Wayne Bachand and his family fulfill Disney World's greatest fantasies and its competitors' greatest fears. The Bachands visited Florida for six days; they remained at Disney World for six days. They leave happy and satisfied.
"Why should I go anywhere else?" says Bachand, of Manchester, N.H. "This place has everything I want."A pioneer when it opened 17 years ago, Disney World already dominates Florida tourism. Now, a third major playground - Disney-MGM Studios Theme Park - officially opens Monday at Disney World, and the company has other ambitious attractions and at least four more hotels on the way.
Disney is tightening its grip, and competitors are feeling cramped. Some say Mickey Mouse is turning into a selfish rat.
"Disney would like to capture as many of the tourists' days as it can," says Janeen Dunbar of Wet 'n Wild, a water theme park in Disney World's shadow. "We know we've got to keep an eye on them."
Disney executives, huddled over their expansion plans and smiling like Cheshire cats, make no apologies.
Forget Bambi and Tinker Bell. This is a business, and these are the guys who sue the Academy Awards for alleged misuse of Snow White, the guys who send investigators to out to bust day-care nurseries for unauthorized use of Donald Duck and Jiminy Cricket murals.
Disney executives once spoke as though they were pleased to share the bounty with other attractions. Now, they've changed their tune.
"We want to build on the tourist base we've developed over the last 17 years," says Tom Elrod, Disney World's senior vice president for marketing. "To capitalize on what we've built ourselves is not selfish."
There is more bad news for competitors: An international consortium wants to build a bullet train to speed tourists from Orlando International Airport to Disney World in less than seven minutes, affording them hardly a glimpse of other attractions.
"Disney might just as well build its own airport and buy its own airline," says Tim O'Brien, managing editor of Amusement Business, an industry newsletter. "That's what it's coming to."
No one is thinking about boarding up and moving away, but most of Disney's competitors are wondering how they can remain fat and happy on a reduced diet of Disney leftovers.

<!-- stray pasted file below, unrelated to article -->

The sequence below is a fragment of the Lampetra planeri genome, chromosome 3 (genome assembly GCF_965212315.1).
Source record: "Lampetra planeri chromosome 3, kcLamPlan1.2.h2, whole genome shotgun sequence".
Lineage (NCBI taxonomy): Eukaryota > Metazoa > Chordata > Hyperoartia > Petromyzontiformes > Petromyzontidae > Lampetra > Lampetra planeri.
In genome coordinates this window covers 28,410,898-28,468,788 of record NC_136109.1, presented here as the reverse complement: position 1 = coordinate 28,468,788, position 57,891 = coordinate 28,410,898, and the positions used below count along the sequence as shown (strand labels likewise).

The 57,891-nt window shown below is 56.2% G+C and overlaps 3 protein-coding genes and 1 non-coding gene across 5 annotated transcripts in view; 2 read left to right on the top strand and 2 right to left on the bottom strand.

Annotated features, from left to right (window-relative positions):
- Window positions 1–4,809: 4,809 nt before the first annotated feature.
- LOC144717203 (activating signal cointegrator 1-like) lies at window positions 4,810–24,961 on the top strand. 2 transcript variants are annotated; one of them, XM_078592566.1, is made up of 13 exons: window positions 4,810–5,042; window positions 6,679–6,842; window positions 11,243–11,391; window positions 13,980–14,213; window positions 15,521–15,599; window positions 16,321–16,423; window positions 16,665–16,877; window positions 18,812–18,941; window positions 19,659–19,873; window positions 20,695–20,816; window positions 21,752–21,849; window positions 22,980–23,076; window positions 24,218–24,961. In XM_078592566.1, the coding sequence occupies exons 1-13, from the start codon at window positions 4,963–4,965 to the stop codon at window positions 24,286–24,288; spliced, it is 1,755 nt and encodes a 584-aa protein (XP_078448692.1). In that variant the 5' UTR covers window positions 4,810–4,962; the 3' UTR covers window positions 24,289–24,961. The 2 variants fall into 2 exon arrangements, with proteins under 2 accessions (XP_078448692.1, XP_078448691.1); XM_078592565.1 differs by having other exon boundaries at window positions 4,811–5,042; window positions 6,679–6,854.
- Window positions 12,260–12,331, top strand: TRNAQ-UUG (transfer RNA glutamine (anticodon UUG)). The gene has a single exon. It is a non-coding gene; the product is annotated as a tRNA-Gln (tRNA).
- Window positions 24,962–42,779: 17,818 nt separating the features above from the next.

With its third theme park ready to go, Disney World is scrapping its $78 three-day "Passport" and replacing it with a $97 four-day and $112 five-day pass.
So Disney's plan becomes clear: Don't leave tourists with much time or money to go elsewhere.
"It's a good business strategy," says Walter Klages, president of Research Data Services Inc. of Tampa, a tourism consulting firm. "No one can accuse them of a criminal activity. It's just good strategy."
Analysts say Disney is certain to tighten its grasp in coming years. Nearly all of its new attractions compete head-on with existing or planned attractions in the area.
And Disney has one overwhelming advantage.
"Most of the people are already on their property," says Abraham Pizam, a tourism expert at the University of Central Florida.
On Monday, the company opens its Disney-MGM Studios Theme Park, a $400-million, 135-acre celebration of movies and television. The mammoth park features adventure rides, backstage exhibits, audience-participation shows and tours of Disney production facilities.
It will compete directly with Universal Studios Florida, a tourist attraction only 12 miles away that was announced several years ago but is not scheduled to open until next year.
This competition does not please Universal executives. Sidney Sheinberg, president of Universal's parent company, recently asked the Orlando Sentinel, "Do you really want a little mouse to become a large ravenous rat?"
This summer, Disney plans to open Typhoon Lagoon, a water-sports theme park that will compete against Wet 'n Wild.
It also will open Pleasure Island, six "themed" night clubs that target conventioneers who now visit Church Street Station, an entertainment complex in downtown Orlando, and teenagers who now visit Boardwalk and Baseball, a theme park just down the road from Disney World.
Also on line at Disney World are at least four new hotels, including the state's largest - 1,510 rooms - in what Disney officials are calling the Conventional Kingdom. By the mid-1990s, Disney is expected to have 15,000 hotel rooms, more than one-fifth of all the rooms in Central Florida.
Once bivouacked in Disney hotels, most of which are self-contained resorts designed to refresh theme park weary visitors, tourists are essentially captured. Even Domino's Pizza won't deliver to Disney hotels.
"Disney has decided to go into the hotel business full steam ahead," Pizam says. "They realized they already have the bodies in their parks, so why not have the bodies sleep in their properties?"
Backing all of this are 17 years of extraordinary success, a reputation as a clean and safe vacation center for children and adults - Disney World already is the world's leading honeymoon destination - and a muscular marketing and publicity operation.
Disney World's attendance slumped somewhat last year, but analysts attribute that to an exceedingly strong 1987. And Disney's percentage decline was smaller than those of most other major attractions.
Meanwhile, Disney's expansion plans leave competitors searching for ways to keep their own turnstiles spinning.